Educational attainment is only slightly impacted by genes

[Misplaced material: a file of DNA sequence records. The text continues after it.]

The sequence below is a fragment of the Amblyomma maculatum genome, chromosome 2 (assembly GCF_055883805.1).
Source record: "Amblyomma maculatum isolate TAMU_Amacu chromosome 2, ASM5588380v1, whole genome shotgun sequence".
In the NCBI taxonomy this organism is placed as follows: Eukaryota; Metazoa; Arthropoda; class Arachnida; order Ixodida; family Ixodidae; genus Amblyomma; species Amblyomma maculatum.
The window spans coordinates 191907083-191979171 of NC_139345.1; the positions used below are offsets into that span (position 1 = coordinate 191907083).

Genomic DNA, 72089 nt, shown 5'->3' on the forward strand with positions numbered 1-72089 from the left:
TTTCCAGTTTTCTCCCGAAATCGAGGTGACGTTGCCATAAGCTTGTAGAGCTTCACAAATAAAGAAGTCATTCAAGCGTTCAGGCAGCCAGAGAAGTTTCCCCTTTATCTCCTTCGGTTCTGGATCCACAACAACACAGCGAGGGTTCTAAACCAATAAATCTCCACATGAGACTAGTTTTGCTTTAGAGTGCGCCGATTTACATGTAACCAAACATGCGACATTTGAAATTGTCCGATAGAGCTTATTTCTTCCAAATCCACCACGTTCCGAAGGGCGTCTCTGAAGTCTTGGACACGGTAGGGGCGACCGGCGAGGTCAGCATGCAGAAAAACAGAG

We need to pay more attention to the role of genetic differences in determining educational outcomes. And we should reflect more than we do on whether society should value and reward those who are genetically endowed with high levels of cognitive intelligence over those with other talents that might be just as socially (and economically) valuable. After all, children have as little influence over how they fare in the genetic lottery as over whether they are born into a poor or rich family. However, we should also be careful not to overemphasise the influence of genetics on academic performance. This book, while making the case for paying more attention to genetics in relation to inequality, cites a study that found that only about 12% of variation in educational attainment was due to genetics. This is probably an underestimate, but it is still clear that the vast majority of variation in people’s education is influenced by other factors. Hard work plays an important role, of course. But socio-economic status also has a huge impact on educational outcomes, as explored elsewhere in this index.